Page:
The following is taken from Charles Spurgeon’s ‘Treasury of Scripture Knowledge’ (Psalms 91:3)
Lord Craven lived in London when that sad calamity, the plague, raged.
His house was in that part of the town called Craven Buildings. On the plague growing epidemic, his Lordship, to avoid the danger, resolved to go to his seat in the country. His coach and six were accordingly at the door, his baggage put up, and all things in readiness for the journey.
As he was walking through his hall with his hat on, his cane under his arm, and putting on his gloves, in order to step into his carriage, he overheard his negro, who served him as postillion, saying to another servant. “I suppose, by my Lord’s quitting London to avoid the plague, that his God lives in the country, and not in town.” The poor negro said this in the simplicity of his heart, as really believing a plurality of gods.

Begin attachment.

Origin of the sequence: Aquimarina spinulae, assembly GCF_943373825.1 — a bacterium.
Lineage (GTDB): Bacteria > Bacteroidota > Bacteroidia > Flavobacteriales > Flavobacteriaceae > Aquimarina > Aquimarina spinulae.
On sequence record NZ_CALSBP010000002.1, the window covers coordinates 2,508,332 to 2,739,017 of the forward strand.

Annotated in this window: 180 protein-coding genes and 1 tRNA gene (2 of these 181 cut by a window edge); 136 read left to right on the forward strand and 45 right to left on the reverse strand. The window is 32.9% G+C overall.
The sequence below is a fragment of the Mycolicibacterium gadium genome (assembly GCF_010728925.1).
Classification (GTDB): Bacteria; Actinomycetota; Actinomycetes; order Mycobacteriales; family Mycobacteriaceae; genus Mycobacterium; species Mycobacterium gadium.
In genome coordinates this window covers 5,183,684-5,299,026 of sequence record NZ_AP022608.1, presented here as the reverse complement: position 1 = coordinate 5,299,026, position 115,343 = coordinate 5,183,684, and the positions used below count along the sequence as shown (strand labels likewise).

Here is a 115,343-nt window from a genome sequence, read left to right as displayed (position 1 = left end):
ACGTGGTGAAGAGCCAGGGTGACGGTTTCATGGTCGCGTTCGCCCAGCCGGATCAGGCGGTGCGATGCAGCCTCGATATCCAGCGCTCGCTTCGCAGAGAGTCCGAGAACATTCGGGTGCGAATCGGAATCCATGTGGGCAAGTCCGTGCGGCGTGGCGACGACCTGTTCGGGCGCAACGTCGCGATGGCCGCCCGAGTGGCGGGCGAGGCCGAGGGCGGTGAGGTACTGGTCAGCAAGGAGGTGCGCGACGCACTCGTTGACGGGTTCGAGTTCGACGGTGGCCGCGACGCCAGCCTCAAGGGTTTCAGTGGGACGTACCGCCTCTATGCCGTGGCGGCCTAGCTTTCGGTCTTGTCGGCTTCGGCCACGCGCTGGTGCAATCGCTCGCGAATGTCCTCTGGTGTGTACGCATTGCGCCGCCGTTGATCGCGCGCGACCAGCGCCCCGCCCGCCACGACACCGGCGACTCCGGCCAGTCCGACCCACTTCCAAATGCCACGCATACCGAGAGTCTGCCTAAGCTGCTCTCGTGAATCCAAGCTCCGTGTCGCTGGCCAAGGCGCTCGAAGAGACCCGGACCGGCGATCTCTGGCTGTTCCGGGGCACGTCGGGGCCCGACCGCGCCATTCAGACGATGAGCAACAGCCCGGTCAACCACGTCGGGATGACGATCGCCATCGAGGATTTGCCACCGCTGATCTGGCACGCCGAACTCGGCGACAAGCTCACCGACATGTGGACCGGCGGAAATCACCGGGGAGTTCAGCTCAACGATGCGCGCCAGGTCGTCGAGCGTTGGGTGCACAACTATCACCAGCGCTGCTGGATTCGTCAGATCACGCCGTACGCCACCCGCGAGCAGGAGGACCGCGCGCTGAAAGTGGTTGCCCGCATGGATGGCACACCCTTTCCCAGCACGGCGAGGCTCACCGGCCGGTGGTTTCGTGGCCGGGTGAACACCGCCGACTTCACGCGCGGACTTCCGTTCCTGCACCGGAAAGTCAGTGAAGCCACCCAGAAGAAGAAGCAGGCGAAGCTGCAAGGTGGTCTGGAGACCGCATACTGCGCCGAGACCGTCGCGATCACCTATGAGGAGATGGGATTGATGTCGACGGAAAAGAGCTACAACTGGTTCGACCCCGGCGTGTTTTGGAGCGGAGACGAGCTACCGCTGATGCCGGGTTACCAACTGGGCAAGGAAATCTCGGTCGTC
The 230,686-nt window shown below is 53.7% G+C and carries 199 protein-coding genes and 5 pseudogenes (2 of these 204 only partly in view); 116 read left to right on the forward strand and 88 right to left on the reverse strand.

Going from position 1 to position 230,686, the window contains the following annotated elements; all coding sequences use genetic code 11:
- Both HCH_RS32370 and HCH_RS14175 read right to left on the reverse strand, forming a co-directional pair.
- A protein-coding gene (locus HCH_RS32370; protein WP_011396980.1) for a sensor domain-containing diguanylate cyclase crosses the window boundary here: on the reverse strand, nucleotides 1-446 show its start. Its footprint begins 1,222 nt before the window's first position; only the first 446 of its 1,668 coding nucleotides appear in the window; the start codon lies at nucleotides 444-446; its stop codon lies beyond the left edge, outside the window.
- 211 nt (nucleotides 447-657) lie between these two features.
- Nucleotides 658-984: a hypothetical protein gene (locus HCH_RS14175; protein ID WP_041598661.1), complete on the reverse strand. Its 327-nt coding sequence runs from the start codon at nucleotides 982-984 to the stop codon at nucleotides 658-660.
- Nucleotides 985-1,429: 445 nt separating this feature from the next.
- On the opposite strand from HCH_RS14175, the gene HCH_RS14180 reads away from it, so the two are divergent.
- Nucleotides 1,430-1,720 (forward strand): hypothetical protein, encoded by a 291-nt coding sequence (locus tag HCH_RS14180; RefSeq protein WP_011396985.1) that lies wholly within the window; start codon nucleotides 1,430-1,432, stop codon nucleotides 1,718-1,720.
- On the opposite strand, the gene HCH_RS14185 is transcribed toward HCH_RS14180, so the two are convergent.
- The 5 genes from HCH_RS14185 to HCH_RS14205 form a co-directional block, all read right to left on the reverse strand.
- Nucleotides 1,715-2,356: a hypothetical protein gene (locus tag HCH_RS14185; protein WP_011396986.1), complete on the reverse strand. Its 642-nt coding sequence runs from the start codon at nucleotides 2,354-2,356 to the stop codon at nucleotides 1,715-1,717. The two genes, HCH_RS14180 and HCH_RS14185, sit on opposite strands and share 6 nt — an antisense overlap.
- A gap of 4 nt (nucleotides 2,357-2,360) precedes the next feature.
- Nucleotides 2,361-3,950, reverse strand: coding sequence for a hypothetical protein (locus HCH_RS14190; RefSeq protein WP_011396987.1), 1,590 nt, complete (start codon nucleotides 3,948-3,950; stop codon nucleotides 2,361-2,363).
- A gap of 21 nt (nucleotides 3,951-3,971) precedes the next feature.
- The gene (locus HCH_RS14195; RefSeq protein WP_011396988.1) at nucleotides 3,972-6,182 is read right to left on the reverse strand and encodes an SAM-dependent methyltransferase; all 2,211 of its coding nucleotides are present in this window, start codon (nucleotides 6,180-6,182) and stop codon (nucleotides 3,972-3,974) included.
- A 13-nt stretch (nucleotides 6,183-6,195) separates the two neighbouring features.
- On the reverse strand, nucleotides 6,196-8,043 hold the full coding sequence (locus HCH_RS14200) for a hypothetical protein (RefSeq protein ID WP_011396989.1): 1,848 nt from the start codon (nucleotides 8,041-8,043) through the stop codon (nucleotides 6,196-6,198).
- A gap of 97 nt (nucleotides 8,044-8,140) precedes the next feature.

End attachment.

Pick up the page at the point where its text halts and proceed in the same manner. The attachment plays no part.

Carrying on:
The speech, however, struck Lord Craven very sensibly, and made him pause. “My God, “thought he, “lives everywhere, and can preserve me in town as well as in the country. I will even stay where I am. The ignorance of that negro has just now preached to me a very useful sermon. Lord, pardon this unbelief, and that distrust of thy providence, which made me think of running from thy hand.” He immediately ordered his horses to be taken from the coach, and the baggage to be taken in.
He continued in London, was remarkably useful among his sick neighbours, and never caught the infection.
Source: Whitecross’s Anecdotes.